RSU 73 survey points out barriers to adult education – Lewiston Sun Journal

JAY — Access to reliable childcare is a deterrent for many adults seeking to return to school.

At the Dec. 9 Regional School Unit 73 Board of Directors meeting, Robyn Raymond, director of Spruce Mountain Adult and Community Education shared results of a childcare needs assessment survey distributed for eight weeks in the Jay/Livermore/Livermore Falls area. The survey, made available in September is part of a collaboration between Spruce Mountain Adult Education and Western Maine Community Action’s Whole Families program.

WMCA is committed to expanding access to childcare in greater Franklin County, Robyn told the Board of Directors in October. WMCA hopes to build a pilot site at Spruce Mountain Adult and Community Education in Livermore Falls, Raymond added.

The survey had 67 parents or guardians respond, with 83.6% from the Tri-Town region. When asked if childcare was currently being looked for in the region, of the 59 respondents 49.2% weren’t, 30.5% were and 20.3% might be. Regarding the number of children in the family, 46.3% had two children, 19.4% one and 17.9% three. Most children were between the ages of six and 10.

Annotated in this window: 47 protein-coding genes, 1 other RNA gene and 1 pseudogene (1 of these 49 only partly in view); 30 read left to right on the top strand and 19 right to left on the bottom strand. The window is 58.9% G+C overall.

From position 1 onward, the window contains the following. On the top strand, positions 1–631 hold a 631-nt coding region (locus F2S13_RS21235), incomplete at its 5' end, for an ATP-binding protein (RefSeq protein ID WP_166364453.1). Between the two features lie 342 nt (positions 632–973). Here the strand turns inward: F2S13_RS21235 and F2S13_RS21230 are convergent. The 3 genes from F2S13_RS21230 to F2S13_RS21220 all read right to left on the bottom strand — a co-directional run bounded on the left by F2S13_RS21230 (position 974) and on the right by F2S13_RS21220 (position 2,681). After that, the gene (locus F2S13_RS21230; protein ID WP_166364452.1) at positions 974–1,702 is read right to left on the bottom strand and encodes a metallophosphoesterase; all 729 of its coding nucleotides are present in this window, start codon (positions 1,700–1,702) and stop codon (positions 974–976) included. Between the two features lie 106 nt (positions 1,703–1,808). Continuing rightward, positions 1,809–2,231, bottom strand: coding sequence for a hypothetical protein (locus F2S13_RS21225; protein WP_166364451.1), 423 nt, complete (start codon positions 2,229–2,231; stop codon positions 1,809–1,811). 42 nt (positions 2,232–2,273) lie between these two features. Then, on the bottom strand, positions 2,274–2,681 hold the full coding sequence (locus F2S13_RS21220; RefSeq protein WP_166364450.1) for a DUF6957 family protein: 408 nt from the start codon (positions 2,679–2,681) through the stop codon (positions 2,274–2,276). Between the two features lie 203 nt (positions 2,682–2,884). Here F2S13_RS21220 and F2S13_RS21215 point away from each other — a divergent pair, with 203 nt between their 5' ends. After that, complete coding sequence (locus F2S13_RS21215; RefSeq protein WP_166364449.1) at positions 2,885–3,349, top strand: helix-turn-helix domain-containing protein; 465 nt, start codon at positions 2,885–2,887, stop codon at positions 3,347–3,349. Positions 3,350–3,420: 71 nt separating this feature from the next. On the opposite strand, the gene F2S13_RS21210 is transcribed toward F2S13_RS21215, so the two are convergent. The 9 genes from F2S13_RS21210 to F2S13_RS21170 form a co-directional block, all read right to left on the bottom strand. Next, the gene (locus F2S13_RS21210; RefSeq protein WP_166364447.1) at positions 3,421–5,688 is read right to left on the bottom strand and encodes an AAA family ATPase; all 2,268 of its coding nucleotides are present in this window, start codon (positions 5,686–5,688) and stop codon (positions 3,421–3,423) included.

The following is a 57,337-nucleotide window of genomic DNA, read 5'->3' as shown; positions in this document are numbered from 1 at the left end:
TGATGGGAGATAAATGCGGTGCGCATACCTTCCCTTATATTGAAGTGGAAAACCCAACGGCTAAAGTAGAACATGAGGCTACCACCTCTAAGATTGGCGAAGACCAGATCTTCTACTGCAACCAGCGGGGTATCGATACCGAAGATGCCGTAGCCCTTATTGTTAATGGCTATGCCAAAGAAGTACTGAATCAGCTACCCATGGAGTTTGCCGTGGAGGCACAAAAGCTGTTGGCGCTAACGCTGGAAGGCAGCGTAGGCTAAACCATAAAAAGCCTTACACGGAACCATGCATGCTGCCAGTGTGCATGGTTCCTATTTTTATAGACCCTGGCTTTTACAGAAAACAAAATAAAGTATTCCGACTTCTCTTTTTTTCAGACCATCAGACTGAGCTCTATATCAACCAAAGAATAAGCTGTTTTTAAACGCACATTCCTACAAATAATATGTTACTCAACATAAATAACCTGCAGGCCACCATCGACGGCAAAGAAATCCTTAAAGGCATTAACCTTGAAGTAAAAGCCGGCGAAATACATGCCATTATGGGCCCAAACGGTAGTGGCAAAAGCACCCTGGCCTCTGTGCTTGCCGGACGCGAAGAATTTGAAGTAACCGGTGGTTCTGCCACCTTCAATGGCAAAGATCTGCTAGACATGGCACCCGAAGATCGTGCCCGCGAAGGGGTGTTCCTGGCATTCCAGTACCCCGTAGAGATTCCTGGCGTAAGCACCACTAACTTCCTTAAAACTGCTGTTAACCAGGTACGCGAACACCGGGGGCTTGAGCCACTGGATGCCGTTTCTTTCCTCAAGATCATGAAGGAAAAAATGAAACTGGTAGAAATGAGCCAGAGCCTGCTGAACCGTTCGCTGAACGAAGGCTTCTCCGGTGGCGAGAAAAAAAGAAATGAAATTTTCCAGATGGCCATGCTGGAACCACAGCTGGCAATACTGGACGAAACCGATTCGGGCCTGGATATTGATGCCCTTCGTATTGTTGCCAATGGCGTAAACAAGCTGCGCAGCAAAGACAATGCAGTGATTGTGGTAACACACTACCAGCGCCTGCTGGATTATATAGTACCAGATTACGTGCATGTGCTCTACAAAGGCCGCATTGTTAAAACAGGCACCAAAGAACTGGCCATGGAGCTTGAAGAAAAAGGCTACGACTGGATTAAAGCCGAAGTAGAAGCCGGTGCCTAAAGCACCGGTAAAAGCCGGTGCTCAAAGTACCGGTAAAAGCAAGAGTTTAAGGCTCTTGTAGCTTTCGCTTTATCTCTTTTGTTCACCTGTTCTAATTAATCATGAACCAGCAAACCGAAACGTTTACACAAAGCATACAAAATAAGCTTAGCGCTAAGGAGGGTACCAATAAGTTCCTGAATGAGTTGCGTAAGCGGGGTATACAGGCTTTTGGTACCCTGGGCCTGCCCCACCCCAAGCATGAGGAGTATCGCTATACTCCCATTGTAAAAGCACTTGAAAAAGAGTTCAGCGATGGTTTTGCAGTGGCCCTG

The majority of respondents worked during the week with 22.4% working on Saturday and 17.9% Sunday. First shift/eight-hours and 8 a.m. to 4 or 4:30 p.m. each had 32.8% responses while 10% worked 9 a.m. to 5 p.m. 50.7% indicated fulltime childcare was needed while for 47.8% it was afterschool care.

Other survey results:

• 75% of parents are not currently enrolled in school; 42% would return to school if they had access to reliable childcare.

• 54% would enroll at Spruce Mountain Adult Education in some capacity if childcare were offered on-site. (High school completion/workforce training/college transitions)

• Childcare costs (68.7%) and availability of local childcare centers (58.2%) were the two most significant barriers for parents.

• 83.1% had not applied for childcare subsidy.

“Many people didn’t know it’s available,” Raymond said. More than 10% of the 59 answering the question asked for more information on subsidies, she noted.

According to Raymond, the tentative agreement with Western Maine Community Action states:

A.) Parents will either be on the premises working toward a credential of value, or

B.) Working in conjunction with workforce partners in an on-the-job training capacity while their children are cared for at the Spruce Mountain Adult Education location.

“We will not be direct providers of care,” Raymond said. “WMCA will hire staff and rent space from us to meet the needs of the community.”

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